Supercompensation is the adaptation that improves performance and is achieved with the appropriate application of training overload, frequency, intensity and recovery. Overtraining and underperformance occurs when there is an accumulation of training and non-training stress resulting in a decrement in performance. The overtrained athlete trains more than what they can assimilate. Overtraining leads to underperformance, muscle fatigue and injury, cardiorespiratory fitness decline and psychological fatigue. Many factors contribute to overtraining and underperformance. The most common factors include excessive muscular skeletal stress, chronic muscular inflammation, insufficient recovery, inadequate nutrition and hydration and iron and glycogen depletion. An athlete performing 2-3 training sessions a day leads to excessive musculoskeletal stress, breakdown and injury. Chronic muscular inflammation results in excessive free radicals accumulation and decreased antioxidant capacity which leads to muscular damage and injury. Sufficient recovery not only includes physical rest but mental rest and adequate sleep. Sleep is a key component of exercise and training recovery. Studies have demonstrated that chronic lack of sleep is associated with increased sports injuries in adolescent athletes and disturbed sleep increases the incidence of illness in overtrained endurance athletes. The likelihood of injury significantly decreases when an athlete achieves over 8 hours of sleep per night. Poor nutrition triggers overtraining. Carbohydrates, protein, vitamins, iron, antioxidants and water are all necessary nutrients to optimize training and recovery. Studies have found that protein ingestion before sleep improves postexercise overnight recovery. Ingestion of carbohydrates is important to maintain glycogen stores in exercising muscles. Glycogen is the primary fuel for exercising muscles during high exercise intensities and competition. Muscle glycogen depletion leads to further muscle damage and muscle injury. Low carbohydrate diets coupled with intense competitive training and competition leads to overtraining and chronic muscle soreness and damage. Also, studies of collegiate female athletes have demonstrated that iron depletion without anemia decreases performance in trained endurance athletes at the beginning of a training session. Serum Ferritin is the marker of the iron stores in the blood and if serum Ferritin is low athletes should both increase dietary iron as well as take iron supplements. Vitamin D is also important for the maintenance of good bone health and the prevention of stress fractures. A good postexercise drink should contain a carbohydrate to protein ratio of 4:1 as well as all the necessary electrolytes.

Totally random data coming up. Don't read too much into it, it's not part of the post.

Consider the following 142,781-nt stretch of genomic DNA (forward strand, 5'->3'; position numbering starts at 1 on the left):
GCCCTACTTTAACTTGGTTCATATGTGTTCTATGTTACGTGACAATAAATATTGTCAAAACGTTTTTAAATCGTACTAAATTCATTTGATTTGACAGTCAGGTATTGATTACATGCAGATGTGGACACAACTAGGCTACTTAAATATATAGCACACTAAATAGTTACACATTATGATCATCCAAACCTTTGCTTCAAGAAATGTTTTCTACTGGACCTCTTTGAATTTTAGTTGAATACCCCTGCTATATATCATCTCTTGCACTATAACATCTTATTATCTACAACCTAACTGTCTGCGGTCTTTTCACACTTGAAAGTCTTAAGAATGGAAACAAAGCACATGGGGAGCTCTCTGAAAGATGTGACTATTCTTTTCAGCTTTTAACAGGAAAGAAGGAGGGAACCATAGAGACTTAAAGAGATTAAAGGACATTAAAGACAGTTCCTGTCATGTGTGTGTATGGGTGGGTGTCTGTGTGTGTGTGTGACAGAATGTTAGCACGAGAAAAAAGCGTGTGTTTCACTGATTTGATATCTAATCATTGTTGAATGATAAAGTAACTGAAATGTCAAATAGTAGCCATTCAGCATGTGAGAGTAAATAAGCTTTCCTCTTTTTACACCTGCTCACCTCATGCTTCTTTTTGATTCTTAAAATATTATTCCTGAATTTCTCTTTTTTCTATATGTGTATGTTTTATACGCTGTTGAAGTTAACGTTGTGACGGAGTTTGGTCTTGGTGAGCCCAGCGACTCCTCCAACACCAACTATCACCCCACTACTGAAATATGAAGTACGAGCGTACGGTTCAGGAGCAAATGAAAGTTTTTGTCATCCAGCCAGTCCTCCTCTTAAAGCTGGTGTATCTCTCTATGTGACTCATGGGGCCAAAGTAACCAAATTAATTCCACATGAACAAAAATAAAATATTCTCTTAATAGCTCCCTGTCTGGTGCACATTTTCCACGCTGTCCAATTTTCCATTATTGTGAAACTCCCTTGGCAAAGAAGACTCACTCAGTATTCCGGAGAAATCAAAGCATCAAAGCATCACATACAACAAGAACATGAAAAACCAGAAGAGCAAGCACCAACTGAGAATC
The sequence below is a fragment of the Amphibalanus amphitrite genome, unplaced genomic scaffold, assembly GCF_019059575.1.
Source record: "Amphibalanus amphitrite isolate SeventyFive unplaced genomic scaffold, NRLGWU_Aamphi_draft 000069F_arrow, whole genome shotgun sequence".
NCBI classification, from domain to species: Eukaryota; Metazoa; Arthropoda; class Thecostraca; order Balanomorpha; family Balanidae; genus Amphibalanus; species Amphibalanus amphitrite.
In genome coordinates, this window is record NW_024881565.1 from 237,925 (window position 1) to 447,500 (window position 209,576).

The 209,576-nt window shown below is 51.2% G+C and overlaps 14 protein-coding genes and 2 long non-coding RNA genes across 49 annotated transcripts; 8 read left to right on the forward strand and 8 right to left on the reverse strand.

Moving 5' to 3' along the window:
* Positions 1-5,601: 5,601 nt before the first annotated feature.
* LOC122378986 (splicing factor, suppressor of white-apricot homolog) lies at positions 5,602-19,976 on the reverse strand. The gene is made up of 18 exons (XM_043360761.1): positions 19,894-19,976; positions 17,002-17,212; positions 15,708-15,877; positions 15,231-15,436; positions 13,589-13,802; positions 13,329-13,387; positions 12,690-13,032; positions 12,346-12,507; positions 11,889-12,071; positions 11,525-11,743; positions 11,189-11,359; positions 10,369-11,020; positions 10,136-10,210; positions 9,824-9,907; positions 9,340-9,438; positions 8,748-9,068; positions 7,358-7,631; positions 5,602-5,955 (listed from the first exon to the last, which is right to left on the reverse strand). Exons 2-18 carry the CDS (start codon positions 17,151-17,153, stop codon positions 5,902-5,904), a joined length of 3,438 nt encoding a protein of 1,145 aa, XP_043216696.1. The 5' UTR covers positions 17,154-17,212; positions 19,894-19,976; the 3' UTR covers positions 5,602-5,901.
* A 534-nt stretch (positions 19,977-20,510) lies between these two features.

In addition to carefully monitoring an athlete’s training program, an important key to preventing overtraining and optimizing performance is to measure and monitor important physiological parameters throughout the training and competitive season. By monitoring an athlete’s physiological parameters throughout the season it is then possible to prescribe the most precise and individualized training program to improve performance. The important blood parameters to monitor include serum hemoglobin, ferritin, blood lactate and free radicals. Physiological testing is also very useful in monitoring the training of athletes. Potential physiological tests include lactate metabolism, fat metabolism, carbohydrate metabolism, metabolic efficiency, speed, power and recovery. Only with the evaluation of these parameters is it possible to develop an individualized training program for an athlete to optimize performance and minimize the effects of overtraining. These tests are not commonly available to most athletes, but a serious and highly motivated athlete can find a nearby human performance lab with experts in physiological and performance testing.

Troy M. Smurawa, M.D.
Director of Pediatric Sports Medicine
Children’s Health Andrews Institute
Plano, TX 75024


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date: September 29, 2016


The American Medical Society for Sports Medicine (AMSSM) was formed in 1991 to fill a void that has existed in sports medicine from its earliest beginnings. The founders most recognized and expert sports medicine specialists realized that while there are several physician organizations which support sports medicine, there has not been a forum specific for primary care non-surgical sports medicine physicians.



The American Medical Society for Sports Medicine (AMSSM) was formed in 1991 to fill a void that has existed in sports medicine from its earliest beginnings. The founders most recognized and expert sports medicine specialists realized that while there are several physician organizations which support sports medicine, there has not been a forum specific for primary care non-surgical sports medicine physicians.